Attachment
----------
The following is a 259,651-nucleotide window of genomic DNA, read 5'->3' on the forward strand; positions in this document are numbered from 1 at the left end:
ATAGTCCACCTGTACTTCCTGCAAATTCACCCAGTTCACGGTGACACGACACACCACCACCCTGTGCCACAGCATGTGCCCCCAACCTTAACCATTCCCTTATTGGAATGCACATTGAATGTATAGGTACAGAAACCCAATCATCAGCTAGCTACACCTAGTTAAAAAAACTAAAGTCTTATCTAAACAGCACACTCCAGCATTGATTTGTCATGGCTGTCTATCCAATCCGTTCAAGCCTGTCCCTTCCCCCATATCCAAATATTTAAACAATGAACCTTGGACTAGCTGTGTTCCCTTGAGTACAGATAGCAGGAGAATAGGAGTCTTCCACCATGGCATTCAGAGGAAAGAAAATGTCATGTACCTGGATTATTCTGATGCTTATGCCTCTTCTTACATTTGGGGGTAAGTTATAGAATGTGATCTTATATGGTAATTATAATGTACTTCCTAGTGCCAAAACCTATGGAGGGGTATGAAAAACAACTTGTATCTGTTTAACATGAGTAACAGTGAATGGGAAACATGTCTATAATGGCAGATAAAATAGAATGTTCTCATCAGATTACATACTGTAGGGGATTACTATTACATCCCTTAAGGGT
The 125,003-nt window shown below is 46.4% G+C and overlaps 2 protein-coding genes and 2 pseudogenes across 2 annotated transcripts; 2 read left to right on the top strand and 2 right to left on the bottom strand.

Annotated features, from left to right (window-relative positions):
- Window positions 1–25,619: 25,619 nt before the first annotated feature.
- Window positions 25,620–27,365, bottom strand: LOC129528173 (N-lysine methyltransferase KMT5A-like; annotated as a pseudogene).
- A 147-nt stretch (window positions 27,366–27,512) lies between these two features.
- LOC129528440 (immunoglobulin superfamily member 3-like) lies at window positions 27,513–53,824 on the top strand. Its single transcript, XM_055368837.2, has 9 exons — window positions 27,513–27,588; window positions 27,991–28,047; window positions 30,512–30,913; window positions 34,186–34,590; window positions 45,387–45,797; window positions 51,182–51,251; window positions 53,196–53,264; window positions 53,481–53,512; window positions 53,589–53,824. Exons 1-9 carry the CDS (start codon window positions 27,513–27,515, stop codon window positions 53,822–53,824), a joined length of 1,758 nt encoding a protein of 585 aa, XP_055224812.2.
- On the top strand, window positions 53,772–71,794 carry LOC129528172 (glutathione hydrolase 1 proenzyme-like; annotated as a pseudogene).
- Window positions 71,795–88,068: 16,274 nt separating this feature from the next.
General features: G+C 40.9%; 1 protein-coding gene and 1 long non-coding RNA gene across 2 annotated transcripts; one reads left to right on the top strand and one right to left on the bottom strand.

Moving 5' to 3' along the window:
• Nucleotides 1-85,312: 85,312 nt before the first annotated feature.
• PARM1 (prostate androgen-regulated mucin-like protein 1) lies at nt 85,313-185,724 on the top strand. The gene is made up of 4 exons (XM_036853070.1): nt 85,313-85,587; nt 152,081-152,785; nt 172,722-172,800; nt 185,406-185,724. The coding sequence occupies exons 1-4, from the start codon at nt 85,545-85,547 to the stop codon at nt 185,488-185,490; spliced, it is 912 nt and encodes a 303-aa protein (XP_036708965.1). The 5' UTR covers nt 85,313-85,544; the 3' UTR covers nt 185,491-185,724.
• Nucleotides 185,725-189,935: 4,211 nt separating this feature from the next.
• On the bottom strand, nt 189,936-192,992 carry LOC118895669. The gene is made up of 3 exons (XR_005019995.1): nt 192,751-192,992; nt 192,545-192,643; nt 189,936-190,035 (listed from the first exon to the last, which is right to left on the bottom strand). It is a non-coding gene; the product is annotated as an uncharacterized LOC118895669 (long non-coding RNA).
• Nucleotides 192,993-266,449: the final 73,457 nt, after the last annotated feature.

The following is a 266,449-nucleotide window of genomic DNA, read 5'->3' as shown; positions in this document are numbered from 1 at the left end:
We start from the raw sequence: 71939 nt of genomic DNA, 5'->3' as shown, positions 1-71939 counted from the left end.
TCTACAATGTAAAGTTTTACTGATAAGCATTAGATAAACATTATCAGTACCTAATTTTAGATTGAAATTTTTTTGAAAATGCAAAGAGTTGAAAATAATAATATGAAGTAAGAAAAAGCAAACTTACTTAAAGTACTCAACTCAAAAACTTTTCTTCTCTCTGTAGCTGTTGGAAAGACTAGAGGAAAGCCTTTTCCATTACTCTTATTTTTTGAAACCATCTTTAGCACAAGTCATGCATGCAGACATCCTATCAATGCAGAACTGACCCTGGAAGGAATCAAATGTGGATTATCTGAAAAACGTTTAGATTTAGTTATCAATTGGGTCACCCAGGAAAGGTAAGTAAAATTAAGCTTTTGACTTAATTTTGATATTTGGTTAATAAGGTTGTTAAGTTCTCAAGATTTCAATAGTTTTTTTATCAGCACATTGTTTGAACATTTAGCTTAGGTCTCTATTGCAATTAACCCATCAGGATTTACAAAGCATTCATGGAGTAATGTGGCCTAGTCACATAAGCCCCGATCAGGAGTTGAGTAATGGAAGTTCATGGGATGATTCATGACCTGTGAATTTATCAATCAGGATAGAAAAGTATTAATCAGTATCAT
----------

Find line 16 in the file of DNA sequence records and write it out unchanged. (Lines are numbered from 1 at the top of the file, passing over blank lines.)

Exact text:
• On the bottom strand, nt 189,936-192,992 carry LOC118895669. The gene is made up of 3 exons (XR_005019995.1): nt 192,751-192,992; nt 192,545-192,643; nt 189,936-190,035 (listed from the first exon to the last, which is right to left on the bottom strand). It is a non-coding gene; the product is annotated as an uncharacterized LOC118895669 (long non-coding RNA).